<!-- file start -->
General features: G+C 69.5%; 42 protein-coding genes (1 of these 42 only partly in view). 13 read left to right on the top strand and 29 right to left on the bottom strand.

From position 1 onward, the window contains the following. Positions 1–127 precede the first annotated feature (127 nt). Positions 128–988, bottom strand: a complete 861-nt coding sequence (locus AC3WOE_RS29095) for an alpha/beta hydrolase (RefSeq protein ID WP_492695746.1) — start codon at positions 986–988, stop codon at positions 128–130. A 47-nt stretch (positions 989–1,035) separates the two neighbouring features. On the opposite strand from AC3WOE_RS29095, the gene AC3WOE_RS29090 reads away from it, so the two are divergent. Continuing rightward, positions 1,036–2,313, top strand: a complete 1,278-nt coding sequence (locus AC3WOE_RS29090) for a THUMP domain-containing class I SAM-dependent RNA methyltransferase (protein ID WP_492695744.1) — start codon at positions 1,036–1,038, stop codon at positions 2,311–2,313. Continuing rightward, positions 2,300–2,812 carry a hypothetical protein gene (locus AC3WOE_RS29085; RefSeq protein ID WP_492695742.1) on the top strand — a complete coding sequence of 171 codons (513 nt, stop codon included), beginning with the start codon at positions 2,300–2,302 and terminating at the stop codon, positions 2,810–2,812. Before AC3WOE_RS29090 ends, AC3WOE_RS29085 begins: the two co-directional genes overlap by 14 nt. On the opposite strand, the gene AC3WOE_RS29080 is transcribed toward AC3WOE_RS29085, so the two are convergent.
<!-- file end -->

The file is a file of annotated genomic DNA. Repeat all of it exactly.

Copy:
General features: G+C 69.5%; 42 protein-coding genes (1 of these 42 only partly in view). 13 read left to right on the top strand and 29 right to left on the bottom strand.

From position 1 onward, the window contains the following. Positions 1–127 precede the first annotated feature (127 nt). Positions 128–988, bottom strand: a complete 861-nt coding sequence (locus AC3WOE_RS29095) for an alpha/beta hydrolase (RefSeq protein ID WP_492695746.1) — start codon at positions 986–988, stop codon at positions 128–130. A 47-nt stretch (positions 989–1,035) separates the two neighbouring features. On the opposite strand from AC3WOE_RS29095, the gene AC3WOE_RS29090 reads away from it, so the two are divergent. Continuing rightward, positions 1,036–2,313, top strand: a complete 1,278-nt coding sequence (locus AC3WOE_RS29090) for a THUMP domain-containing class I SAM-dependent RNA methyltransferase (protein ID WP_492695744.1) — start codon at positions 1,036–1,038, stop codon at positions 2,311–2,313. Continuing rightward, positions 2,300–2,812 carry a hypothetical protein gene (locus AC3WOE_RS29085; RefSeq protein ID WP_492695742.1) on the top strand — a complete coding sequence of 171 codons (513 nt, stop codon included), beginning with the start codon at positions 2,300–2,302 and terminating at the stop codon, positions 2,810–2,812. Before AC3WOE_RS29090 ends, AC3WOE_RS29085 begins: the two co-directional genes overlap by 14 nt. On the opposite strand, the gene AC3WOE_RS29080 is transcribed toward AC3WOE_RS29085, so the two are convergent.